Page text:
Edinburgh Escapism


I recently moved to Edinburgh and am still configuring its layout and exploring the city almost a month later. I feel this sense of exploration will be constant the whole time I am here. Edinburgh is one of those cities where you are never stuck for things to do, or places to see, or areas to explore. For someone who enjoys long head clearing walks as much as me, it is the perfect place. Yes, during tourist and Fringe Festival season the streets were packed; people crammed against each other on the pavement unable to overtake or cut through the crowd to cross the road. It was heaving. Now that the Festival is over, it has quietened down somewhat. Much to my relief, as I am not a huge crowd fan. I am however, an architecture lover and here in Edinburgh, everywhere you look there are beautiful buildings! There’s the Castle on the hill, there is the quaint area of Stockbridge which was so picturesque I didn’t mind getting lost! There are streets filled with older buildings, the  Scottish National Galleries boasting proud pillars at their entrance, the train station even sits nestled opposite Princes Street Gardens. I feel like I am having an affair behind the back of all the other cities I have visited given Edinburgh is all so breathtaking!


It is a truly beautiful place and having visited Berlin this summer and been so consumed by its incredible culture, I can’t help feeling that a bubbling city like this is the creative starting point for me. It’s the energy, it’s the atmosphere; both of which are infectious. I’ve visited Edinburgh for countless day trips in the past, so it’s strange having to remind myself I am now a resident needing to commit an Edinburgh postcode to memory! Although it’s going to take some adjustment and I am still settling in, I am of course very excited by it all. Who isn’t with a city move?I feel as if the city has been waiting for me. As if this was the place I was meant to come back to. It’s funny how humans can have such an affinity with a place, but I feel with the countless art exhibitions and the constant creativity, this city could not be more perfect for someone like me. It’s picturesque and it’s peaceful. I have recently spent a lot of time sat reading in the Gardens, just people watching and absorbing the city and it’s occupants.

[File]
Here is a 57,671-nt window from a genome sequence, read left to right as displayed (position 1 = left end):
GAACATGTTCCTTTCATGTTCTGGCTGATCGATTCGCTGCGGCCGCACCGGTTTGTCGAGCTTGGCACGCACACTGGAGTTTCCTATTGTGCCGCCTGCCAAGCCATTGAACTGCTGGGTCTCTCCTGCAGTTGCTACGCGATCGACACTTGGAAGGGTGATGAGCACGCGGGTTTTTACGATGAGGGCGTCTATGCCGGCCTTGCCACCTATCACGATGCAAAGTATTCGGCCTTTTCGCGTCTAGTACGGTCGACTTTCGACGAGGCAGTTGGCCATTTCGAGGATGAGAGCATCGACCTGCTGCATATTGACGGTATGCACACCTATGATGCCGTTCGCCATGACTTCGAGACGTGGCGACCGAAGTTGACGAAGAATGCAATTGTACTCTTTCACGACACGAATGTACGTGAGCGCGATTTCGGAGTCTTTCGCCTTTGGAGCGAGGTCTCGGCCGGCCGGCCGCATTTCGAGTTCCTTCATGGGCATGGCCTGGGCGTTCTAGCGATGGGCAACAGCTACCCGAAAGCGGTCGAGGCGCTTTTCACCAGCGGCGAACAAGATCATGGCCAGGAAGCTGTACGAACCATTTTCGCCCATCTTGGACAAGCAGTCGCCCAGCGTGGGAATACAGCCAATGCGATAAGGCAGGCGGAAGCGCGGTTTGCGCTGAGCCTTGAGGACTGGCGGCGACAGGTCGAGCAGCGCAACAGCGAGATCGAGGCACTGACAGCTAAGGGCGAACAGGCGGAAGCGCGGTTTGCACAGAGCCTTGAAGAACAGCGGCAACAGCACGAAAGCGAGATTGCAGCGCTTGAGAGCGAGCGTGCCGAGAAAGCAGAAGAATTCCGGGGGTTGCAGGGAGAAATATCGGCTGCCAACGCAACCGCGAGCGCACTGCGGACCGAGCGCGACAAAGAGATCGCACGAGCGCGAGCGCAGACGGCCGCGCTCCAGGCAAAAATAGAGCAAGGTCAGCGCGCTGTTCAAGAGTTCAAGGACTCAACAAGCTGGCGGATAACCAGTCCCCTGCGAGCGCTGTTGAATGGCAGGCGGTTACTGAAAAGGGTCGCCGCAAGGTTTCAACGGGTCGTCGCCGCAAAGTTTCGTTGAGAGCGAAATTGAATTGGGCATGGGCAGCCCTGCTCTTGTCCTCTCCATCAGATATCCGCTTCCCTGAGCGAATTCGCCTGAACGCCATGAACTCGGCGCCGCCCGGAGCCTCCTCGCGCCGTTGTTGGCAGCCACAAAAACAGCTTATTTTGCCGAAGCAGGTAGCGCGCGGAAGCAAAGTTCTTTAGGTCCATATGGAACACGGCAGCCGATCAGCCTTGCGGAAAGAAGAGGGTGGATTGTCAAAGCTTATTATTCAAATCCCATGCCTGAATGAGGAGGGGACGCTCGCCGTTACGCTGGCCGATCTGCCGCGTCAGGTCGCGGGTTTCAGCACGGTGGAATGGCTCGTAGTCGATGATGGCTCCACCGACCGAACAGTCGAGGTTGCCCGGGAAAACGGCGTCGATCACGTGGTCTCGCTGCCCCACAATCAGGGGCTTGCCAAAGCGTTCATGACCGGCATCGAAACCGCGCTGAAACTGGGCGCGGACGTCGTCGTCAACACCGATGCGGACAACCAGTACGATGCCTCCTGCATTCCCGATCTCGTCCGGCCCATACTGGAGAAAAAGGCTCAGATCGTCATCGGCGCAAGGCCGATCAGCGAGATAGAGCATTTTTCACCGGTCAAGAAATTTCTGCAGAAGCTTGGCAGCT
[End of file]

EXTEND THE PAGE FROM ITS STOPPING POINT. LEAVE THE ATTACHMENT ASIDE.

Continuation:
I think contemplation is incredibly important during times of change and transition. Fortunately I have had the time for that this summer. Usually life is so busy and consuming that we forget to stop and think. We forget to put our phones down and not check them constantly. We forget to look out the window instead of choosing a playlist. We forget to be dreamers and instead glue ourselves to screens. People in airports, people on trains, they are all frantically typing away, scrolling down their tablets. I often feel saddened by this, because with all the days in our diaries crammed full of meetings and appointments, it’s difficult to slow down and tear yourself off the rollercoaster of life. Which is why I think this move has been so good for me. I am guilty of being consumed by the pressures of modern life; of forgetting to eat lunch and running from one meeting to the next. Yet I feel Edinburgh is a place where I can still balance a crazy, wild schedule, yet also make time for myself within the city.